The water level behind the dam rose above the maximum level as a result of the weekend’s torrential rainfall, which contributed to the spillage of the dam. More than half of the 5.4 million residents of the national capital receive their potable water from the dam constructed on the Densu River.
The dam’s operator, Ghana Water Company Limited (GWCL), according to Stanley Martey, stated the leakage was required because the amount of water behind the dam had reached its carrying limit.
In a telephone interview with Xinhua, Martey said, “We warned the villages ahead of the leak, but many did not heed the warning.
Although there haven’t been any confirmed fatalities yet, thousands of citizens had to be moved, and their homes had been devastated.
“My house is currently under water to my waist level. Our four refrigerators are all floating as we prepare meals for sale. I can understand why four of my staff fled because they feared for their lives. It truly is awful, “said businessman Philip Owusu-Afriyie. “The majority of the locals have moved elsewhere, but I’ve been here for ten years and I can’t leave. I have to stay, and I’m not sure if any assistance will arrive.”
Communities lost energy when floodwaters engulfed electricity transformers. Infections related to sanitation were a danger if the scenario persisted because water supply connections were also broken.
The deluge caught a lot of the occupants, and some individuals stranded in towering buildings were unable to make or receive phone calls because their cell phones were shut off owing to the power loss.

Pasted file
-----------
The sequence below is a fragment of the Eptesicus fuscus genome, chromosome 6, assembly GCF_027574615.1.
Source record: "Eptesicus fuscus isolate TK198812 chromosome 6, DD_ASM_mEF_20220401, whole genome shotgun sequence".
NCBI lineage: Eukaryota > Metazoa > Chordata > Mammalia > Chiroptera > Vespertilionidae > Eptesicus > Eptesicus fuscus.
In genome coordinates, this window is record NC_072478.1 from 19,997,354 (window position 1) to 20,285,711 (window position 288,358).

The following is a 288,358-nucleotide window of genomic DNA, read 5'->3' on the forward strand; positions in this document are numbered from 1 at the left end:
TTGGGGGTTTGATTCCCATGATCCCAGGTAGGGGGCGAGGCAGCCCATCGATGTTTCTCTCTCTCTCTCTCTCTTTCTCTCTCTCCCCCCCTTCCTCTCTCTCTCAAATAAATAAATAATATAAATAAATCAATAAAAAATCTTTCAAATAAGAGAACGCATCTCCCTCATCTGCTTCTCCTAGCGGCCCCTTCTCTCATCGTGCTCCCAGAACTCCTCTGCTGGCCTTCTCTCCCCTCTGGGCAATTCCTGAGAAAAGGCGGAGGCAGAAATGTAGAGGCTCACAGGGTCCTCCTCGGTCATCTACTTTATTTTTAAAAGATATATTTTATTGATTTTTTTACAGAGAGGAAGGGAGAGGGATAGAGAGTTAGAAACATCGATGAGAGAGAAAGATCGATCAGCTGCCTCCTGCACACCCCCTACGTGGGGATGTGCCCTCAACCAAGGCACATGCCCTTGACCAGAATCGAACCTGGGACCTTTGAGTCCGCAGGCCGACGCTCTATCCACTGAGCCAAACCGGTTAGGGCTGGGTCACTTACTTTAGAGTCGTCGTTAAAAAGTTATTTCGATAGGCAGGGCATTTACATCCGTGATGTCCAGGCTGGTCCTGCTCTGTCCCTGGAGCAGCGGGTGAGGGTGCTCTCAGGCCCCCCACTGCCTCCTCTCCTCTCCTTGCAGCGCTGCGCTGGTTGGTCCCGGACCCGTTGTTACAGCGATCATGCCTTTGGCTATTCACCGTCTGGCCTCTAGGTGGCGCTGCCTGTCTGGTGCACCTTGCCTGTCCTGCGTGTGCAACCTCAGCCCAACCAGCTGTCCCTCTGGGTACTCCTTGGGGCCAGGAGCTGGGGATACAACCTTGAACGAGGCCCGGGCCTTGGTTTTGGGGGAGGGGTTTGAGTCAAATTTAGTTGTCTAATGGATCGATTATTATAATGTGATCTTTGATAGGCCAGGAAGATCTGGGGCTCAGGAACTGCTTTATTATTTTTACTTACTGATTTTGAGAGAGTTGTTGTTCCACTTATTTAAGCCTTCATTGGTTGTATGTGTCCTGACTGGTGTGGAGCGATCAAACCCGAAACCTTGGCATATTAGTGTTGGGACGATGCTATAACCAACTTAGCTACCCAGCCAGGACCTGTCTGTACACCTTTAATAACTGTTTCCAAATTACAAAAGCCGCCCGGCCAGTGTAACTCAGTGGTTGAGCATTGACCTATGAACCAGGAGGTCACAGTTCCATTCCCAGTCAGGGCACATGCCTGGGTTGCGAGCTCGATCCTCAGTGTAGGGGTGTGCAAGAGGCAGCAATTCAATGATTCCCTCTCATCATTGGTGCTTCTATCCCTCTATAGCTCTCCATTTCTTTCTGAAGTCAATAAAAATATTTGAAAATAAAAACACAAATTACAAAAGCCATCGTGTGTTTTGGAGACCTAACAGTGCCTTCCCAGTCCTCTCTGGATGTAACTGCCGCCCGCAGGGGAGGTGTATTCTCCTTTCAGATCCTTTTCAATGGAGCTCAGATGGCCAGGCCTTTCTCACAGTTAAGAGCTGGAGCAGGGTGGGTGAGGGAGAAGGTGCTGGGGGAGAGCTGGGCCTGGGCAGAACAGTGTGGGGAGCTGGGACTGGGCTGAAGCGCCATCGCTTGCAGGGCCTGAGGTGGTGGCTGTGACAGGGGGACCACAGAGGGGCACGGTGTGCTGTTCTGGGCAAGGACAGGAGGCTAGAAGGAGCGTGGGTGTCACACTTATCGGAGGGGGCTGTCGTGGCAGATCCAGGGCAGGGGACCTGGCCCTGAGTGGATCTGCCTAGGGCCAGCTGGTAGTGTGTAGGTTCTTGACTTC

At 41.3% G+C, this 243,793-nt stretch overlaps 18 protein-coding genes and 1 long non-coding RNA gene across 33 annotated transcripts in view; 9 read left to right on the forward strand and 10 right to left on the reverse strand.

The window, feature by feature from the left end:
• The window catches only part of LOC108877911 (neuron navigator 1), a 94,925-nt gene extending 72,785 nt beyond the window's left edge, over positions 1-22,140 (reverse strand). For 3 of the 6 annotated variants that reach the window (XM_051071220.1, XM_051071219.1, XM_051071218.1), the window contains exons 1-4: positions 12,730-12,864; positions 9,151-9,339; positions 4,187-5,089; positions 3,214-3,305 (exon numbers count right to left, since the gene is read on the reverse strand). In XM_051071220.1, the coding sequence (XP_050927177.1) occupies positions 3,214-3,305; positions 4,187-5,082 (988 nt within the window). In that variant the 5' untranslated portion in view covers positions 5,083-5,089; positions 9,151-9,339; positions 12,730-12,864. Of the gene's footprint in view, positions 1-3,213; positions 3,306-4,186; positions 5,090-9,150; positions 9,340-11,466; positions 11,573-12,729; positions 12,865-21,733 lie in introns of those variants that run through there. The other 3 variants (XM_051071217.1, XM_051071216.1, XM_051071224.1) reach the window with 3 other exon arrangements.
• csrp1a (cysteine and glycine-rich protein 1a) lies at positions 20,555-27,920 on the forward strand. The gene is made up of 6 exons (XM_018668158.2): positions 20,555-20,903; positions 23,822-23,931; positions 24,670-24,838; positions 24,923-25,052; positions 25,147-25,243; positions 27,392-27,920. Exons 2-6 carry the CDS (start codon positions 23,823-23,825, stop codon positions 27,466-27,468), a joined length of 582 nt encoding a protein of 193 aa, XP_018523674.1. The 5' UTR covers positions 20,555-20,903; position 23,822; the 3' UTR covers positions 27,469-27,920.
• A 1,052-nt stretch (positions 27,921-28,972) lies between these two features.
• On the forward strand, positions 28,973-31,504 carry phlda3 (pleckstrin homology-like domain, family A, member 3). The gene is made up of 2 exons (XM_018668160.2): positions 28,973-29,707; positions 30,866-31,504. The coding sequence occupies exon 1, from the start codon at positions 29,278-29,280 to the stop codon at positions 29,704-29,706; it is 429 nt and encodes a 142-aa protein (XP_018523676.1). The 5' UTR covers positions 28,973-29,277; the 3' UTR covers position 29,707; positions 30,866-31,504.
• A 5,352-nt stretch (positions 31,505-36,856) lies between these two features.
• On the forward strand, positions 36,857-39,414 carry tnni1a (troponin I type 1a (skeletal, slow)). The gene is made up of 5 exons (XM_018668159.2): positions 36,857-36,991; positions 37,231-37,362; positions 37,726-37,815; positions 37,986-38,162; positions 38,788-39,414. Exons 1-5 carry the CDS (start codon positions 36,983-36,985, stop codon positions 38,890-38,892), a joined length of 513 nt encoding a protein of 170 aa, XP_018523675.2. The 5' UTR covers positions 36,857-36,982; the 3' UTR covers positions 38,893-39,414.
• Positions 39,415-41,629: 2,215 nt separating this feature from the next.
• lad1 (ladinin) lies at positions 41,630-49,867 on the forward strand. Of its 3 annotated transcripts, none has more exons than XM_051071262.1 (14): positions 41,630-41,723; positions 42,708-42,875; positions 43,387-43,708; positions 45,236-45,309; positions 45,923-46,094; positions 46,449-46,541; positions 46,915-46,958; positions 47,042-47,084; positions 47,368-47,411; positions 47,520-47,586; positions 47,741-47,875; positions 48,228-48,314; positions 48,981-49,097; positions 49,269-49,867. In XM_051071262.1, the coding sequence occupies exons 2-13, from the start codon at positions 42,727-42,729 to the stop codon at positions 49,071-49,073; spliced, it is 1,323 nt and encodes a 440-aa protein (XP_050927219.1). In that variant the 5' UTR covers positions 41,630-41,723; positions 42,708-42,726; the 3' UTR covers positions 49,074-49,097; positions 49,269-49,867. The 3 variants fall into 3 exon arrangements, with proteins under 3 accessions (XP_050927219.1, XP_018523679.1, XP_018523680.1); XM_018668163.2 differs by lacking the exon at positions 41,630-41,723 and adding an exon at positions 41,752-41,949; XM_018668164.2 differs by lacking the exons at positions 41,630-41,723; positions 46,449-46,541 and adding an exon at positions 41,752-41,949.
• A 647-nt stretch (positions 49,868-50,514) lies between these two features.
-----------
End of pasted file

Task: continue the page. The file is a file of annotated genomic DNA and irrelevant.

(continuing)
In the meantime, in response to distress calls, the National Disaster Management Organization (NADMO) has begun search and rescue efforts with the assistance of the Marine Police Unit, Ghana Navy, 48 Engineers Regiment, Ghana National Fire Service, and the Ghana Ambulance Service.
“It’s different in this instance. People who normally would not be affected by it are this time because it is worse than anything we have ever encountered “After a day of patrolling in the flooded communities, Richard Amo Yartey, the inspectorate director at NADMO, told Xinhua. Since we are wading through the water to save lives, the Electricity Company of Ghana had to turn off the lights in these towns to prevent electrocutions.
“We all know that this is not the typical rainy season. We are discussing climate change and global warming, and the rains occurred when no one had anticipated them, along with a huge inflow into the dam. Without the spillage, the dam might collapse and have catastrophic effects on those downstream “he added
Yartey was optimistic that things would get better after NADMO opened up the estuary to let the flood waters flow into the sea.
To supply Accra with drinkable water, the Weija Dam was constructed in 1977. However, residential areas have grown up near the Densu River, and whenever the GWCL releases too much water to protect the dam, disasters would result.